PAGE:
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Wolfgang Amadeus Mozart - Violin Sonatas K296, 306, 454 & 547 - Alina Ibragimova, Cedric Tiberghien (2017) High-Fidelity FLAC Stereo 24bit/96kHz

Сomposer: Wolfgang Amadeus Mozart (1756-1791)
Artist: Alina Ibragimova, Cédric Tiberghien
Title: Mozart - Violin Sonatas K296, 306, 454 & 547
Genre: Classical
Label: © Hyperion Records
Release Date: 2017
Quality: High-Fidelity FLAC Stereo 96kHz/24bit
Source: hyperion-records
Duration: 99 minutes 4 seconds
Recorded: May 2015 Concert Hall, Wyastone Estate, Monmouth, United Kingdom


Mozart’s earliest violin sonatas, written during the European tour that took him and his family to Paris, London and The Hague in 1763–66, were his first published compositions. They differ from his mature works of the kind not only stylistically, but also in being conceived very much as keyboard sonatas with violin accompaniment—a popular form of domestic music-making at the time. The first four sonatas (K6–9) appeared in Paris in February 1764, as Mozart’s Opp 1 & 2. The title-page of each volume proudly described their composer as ‘Agé de Sept ans’. The following year, in London, Mozart saw his Op 3 in print—a set of six sonatas (K10–15) for harpsichord with violin or flute; and a further half-dozen works of the same kind (K26–31) were published in Amsterdam, as his Op 4. It was when, on 11 March 1766, Mozart and his sister performed at the celebrations in The Hague to mark the eighteenth birthday of Prince William of Orange that ‘our little composer’, as Leopold Mozart called him, was invited to write this last series for Princess Caroline.
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Wolfgang Amadeus Mozart - Serenades - Die Kolner Akademie, Michael Alexander Willens (2017) High-Fidelity FLAC Stereo 24bit/96kHz

Сomposer: Wolfgang Amadeus Mozart (1756–91)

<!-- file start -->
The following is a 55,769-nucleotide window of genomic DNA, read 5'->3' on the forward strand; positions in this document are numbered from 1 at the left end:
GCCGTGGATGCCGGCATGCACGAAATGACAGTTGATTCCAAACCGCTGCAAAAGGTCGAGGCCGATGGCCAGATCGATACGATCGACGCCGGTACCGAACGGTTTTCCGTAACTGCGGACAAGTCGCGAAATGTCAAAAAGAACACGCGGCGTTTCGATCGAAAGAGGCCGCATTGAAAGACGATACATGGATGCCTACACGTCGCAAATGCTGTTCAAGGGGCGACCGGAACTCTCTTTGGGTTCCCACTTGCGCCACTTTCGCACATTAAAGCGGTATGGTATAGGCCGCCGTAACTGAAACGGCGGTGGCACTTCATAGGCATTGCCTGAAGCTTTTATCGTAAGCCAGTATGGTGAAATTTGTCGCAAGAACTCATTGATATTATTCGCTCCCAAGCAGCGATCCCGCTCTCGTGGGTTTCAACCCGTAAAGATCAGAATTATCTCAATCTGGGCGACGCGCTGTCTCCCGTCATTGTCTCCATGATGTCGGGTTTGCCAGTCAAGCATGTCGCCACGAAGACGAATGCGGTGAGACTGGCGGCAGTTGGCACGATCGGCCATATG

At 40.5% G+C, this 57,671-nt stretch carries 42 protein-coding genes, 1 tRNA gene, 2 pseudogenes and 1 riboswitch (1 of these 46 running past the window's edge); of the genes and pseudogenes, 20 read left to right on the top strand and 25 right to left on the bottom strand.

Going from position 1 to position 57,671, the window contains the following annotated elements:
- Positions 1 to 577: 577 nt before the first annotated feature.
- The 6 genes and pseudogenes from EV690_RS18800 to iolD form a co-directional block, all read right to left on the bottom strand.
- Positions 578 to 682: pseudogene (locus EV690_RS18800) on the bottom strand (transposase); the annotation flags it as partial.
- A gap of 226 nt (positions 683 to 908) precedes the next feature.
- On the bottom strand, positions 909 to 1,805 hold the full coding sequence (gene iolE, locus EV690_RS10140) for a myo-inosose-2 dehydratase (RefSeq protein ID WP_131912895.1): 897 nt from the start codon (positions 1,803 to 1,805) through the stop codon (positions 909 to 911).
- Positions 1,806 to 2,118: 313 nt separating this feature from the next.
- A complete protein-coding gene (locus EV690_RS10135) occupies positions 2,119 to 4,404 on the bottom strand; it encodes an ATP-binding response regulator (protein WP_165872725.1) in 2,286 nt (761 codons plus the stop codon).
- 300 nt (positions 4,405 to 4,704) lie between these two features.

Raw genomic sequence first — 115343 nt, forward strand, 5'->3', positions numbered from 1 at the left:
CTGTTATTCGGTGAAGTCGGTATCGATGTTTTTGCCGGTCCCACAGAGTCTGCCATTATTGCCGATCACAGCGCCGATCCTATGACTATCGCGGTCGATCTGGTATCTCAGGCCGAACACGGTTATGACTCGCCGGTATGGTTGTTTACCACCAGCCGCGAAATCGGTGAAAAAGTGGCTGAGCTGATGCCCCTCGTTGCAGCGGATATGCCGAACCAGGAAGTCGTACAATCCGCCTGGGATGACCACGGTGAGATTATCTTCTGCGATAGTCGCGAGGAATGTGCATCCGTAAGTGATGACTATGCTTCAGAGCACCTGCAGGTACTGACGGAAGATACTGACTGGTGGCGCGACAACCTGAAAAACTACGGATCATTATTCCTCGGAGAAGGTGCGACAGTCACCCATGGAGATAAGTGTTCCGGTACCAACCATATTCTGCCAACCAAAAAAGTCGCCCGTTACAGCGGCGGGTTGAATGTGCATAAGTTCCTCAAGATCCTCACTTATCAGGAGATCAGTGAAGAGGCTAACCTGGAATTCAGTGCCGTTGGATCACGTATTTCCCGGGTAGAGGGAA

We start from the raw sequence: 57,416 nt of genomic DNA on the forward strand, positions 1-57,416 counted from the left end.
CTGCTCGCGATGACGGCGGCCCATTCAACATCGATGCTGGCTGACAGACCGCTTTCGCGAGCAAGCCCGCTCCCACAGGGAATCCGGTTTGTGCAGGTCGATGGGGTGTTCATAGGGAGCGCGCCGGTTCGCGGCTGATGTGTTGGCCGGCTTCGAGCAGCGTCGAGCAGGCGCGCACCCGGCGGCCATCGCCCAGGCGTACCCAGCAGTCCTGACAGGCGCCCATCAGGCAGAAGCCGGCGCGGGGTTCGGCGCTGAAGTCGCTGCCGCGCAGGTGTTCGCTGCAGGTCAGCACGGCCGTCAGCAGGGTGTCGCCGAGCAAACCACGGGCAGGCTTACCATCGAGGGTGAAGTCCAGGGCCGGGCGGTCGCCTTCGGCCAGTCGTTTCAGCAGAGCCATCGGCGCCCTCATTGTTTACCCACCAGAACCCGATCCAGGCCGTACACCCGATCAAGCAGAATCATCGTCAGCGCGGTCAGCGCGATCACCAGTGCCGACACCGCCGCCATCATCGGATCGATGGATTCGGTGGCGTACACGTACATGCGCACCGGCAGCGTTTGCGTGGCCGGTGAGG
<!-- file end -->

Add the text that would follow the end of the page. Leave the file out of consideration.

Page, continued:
Artist: Die Kölner Akademie, Michael Alexander Willens
Title: Mozart - Serenades, Vol. 1
Genre: Classical
Label: © BIS Records AB
Release Date: 2017
Quality: High-Fidelity FLAC Stereo 96kHz/24bit
Source: eClassical.com
Duration: 74:41
Recorded: December 2015 at the Deutschlandfunk Kammermusiksaal, Cologne, Germany


Die Kölner Akademie and Michael Willens have previously recorded Mozart’s complete piano concertos with Ronald Brautigam, earning praise for their fresh and colourful contributions to the series. The team now releases the first of four projected discs with further Mozart scores, beginning with two of the composer’s best-loved serenades. Serenades were a characteristic feature of Salzburg musical life: opening with a march and continuing with as many as eight or nine separate movements on an orchestral scale, such works will have been ringing in Mozart’s ears from childhood. Thirteen serenades of varying scope and scorings are included in Mozart’s catalogue of works, and of these the well-known ‘Posthorn Serenade’ is the ninth. It is also the last serenade that Mozart composed before leaving Salzburg for Vienna. The nickname stems from Mozart’s inclusion of a solo for post horn (‘cornodi posta’) in one of the movements, but the wind instruments play an important role throughout the serenade, with extended solos for flute and oboe.